DL: One of the biggest challenges is the notion that prosecutors and defense attorneys are on opposing sides, which leads to a fear of working together. However, collaborations need to take place in order to stomp out that stigma. Prosecutors and defenders agree on many issues surrounding criminal justice reform—including the fact that low-risk people can be diverted, and the importance of data—and they can work together to see positive changes that occur from these reform efforts. In order for this to take place, the parties involved also need to understand that it’s alright to agree to disagree.
JW: A public defender’s most important duty is to advocate zealously for his or her clients, and this requires having their complete confidence. Unfortunately, clients are sometimes so mistrustful of the justice system that they even view their attorney with suspicion. The perception of a close relationship with the prosecution can damage that trust even further.
Defenders can take a variety of steps to help their clients understand that collaboration on policy issues does not undermine their ability or their ethical duty to provide effective client representation.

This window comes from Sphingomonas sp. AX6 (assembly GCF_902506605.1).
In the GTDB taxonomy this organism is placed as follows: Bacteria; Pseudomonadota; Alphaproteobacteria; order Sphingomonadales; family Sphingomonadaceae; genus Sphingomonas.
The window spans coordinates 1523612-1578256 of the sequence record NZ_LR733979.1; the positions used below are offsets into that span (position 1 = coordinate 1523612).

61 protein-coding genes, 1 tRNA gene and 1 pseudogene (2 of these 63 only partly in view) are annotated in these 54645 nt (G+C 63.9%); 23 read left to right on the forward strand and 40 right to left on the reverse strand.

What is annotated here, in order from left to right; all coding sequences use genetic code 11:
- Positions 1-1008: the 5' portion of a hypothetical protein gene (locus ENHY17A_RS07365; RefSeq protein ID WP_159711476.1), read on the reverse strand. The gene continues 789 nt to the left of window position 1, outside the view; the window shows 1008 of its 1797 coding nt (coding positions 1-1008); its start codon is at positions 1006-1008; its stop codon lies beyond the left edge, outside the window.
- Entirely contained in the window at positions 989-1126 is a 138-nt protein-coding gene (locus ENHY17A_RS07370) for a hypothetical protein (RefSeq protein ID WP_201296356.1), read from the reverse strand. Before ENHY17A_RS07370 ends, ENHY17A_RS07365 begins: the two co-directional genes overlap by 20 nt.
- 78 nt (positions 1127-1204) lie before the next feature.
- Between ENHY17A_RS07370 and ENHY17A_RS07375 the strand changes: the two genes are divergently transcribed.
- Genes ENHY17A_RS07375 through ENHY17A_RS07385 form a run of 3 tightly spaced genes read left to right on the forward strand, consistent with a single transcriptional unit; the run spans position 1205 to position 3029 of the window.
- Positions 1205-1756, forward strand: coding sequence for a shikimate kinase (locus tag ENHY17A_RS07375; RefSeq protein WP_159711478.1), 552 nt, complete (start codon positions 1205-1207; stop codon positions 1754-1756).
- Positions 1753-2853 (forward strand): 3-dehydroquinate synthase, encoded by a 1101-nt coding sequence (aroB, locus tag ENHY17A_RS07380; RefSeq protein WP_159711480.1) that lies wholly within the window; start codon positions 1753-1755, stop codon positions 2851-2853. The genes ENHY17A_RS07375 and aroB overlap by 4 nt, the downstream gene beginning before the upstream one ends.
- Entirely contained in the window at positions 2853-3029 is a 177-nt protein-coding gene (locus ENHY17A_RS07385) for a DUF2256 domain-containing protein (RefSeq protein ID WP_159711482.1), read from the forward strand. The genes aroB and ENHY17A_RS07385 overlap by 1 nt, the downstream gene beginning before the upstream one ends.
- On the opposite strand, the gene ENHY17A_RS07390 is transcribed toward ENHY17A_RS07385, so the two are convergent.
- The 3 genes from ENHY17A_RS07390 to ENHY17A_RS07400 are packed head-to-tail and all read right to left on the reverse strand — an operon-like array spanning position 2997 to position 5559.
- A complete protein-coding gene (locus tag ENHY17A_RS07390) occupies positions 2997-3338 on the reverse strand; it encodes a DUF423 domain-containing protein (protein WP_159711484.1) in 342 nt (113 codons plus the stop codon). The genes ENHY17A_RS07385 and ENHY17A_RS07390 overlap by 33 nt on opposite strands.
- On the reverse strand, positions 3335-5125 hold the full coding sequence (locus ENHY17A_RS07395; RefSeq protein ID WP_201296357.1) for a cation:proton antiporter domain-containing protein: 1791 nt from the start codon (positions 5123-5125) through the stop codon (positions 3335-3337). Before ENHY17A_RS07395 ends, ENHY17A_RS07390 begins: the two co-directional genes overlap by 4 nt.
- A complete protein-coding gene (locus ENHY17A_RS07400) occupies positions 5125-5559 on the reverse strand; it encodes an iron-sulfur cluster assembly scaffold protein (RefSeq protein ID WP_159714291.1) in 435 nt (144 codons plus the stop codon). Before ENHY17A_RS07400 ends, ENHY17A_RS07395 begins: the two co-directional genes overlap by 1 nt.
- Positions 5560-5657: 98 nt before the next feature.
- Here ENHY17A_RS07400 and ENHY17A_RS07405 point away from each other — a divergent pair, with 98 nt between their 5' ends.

How can defenders and prosecutors work together on the ground to make diversion programs or alternative sentencing more effective?
DL: While it is important to advocate for criminal justice reform legislation, prosecutors and defense attorneys realize that the most effective change occurs on the ground. Diversion programs are only successful if a host of multidisciplinary professionals—defenders, prosecutors, judges, probation and parole officers, mental health and substance use professionals, and community members—work together to benefit the individuals attending these programs. The success of these programs should also be measured through data, and professionals should not be afraid to change the program to best fit the needs of the individuals who are participating.
Many in the defender community believe that the justice system is broken. Do you agree, and can it be fixed with improvements to the existing system or are there some fundamental flaws that require comprehensive reform?